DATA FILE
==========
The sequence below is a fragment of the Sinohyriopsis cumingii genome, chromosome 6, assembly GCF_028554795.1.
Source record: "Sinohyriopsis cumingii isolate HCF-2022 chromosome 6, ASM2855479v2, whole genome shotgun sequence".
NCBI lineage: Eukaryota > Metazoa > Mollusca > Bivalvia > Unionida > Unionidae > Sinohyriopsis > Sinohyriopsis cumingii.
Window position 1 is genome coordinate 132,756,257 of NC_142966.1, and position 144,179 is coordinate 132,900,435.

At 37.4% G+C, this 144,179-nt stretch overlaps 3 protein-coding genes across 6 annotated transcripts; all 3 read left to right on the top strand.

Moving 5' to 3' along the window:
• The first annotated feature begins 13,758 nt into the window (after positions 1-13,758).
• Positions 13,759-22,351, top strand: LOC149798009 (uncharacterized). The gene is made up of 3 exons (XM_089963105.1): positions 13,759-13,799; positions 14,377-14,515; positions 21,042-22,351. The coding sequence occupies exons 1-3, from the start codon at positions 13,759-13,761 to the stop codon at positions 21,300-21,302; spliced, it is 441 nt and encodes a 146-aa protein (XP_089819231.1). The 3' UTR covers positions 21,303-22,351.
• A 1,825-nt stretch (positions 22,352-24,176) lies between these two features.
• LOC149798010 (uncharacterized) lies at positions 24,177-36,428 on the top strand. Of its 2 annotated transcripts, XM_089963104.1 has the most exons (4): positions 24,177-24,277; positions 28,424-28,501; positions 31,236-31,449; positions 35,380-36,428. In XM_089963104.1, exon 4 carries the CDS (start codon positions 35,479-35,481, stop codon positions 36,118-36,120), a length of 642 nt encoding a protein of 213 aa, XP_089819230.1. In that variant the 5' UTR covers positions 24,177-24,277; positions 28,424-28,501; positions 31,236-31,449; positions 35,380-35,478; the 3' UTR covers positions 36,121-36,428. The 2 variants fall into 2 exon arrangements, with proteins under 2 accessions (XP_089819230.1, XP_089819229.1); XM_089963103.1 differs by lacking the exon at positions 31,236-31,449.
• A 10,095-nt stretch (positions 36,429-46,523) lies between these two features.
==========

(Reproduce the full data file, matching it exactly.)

The sequence below is a fragment of the Sinohyriopsis cumingii genome, chromosome 6, assembly GCF_028554795.1.
Source record: "Sinohyriopsis cumingii isolate HCF-2022 chromosome 6, ASM2855479v2, whole genome shotgun sequence".
NCBI lineage: Eukaryota > Metazoa > Mollusca > Bivalvia > Unionida > Unionidae > Sinohyriopsis > Sinohyriopsis cumingii.
Window position 1 is genome coordinate 132,756,257 of NC_142966.1, and position 144,179 is coordinate 132,900,435.

At 37.4% G+C, this 144,179-nt stretch overlaps 3 protein-coding genes across 6 annotated transcripts; all 3 read left to right on the top strand.

Moving 5' to 3' along the window:
• The first annotated feature begins 13,758 nt into the window (after positions 1-13,758).
• Positions 13,759-22,351, top strand: LOC149798009 (uncharacterized). The gene is made up of 3 exons (XM_089963105.1): positions 13,759-13,799; positions 14,377-14,515; positions 21,042-22,351. The coding sequence occupies exons 1-3, from the start codon at positions 13,759-13,761 to the stop codon at positions 21,300-21,302; spliced, it is 441 nt and encodes a 146-aa protein (XP_089819231.1). The 3' UTR covers positions 21,303-22,351.
• A 1,825-nt stretch (positions 22,352-24,176) lies between these two features.
• LOC149798010 (uncharacterized) lies at positions 24,177-36,428 on the top strand. Of its 2 annotated transcripts, XM_089963104.1 has the most exons (4): positions 24,177-24,277; positions 28,424-28,501; positions 31,236-31,449; positions 35,380-36,428. In XM_089963104.1, exon 4 carries the CDS (start codon positions 35,479-35,481, stop codon positions 36,118-36,120), a length of 642 nt encoding a protein of 213 aa, XP_089819230.1. In that variant the 5' UTR covers positions 24,177-24,277; positions 28,424-28,501; positions 31,236-31,449; positions 35,380-35,478; the 3' UTR covers positions 36,121-36,428. The 2 variants fall into 2 exon arrangements, with proteins under 2 accessions (XP_089819230.1, XP_089819229.1); XM_089963103.1 differs by lacking the exon at positions 31,236-31,449.
• A 10,095-nt stretch (positions 36,429-46,523) lies between these two features.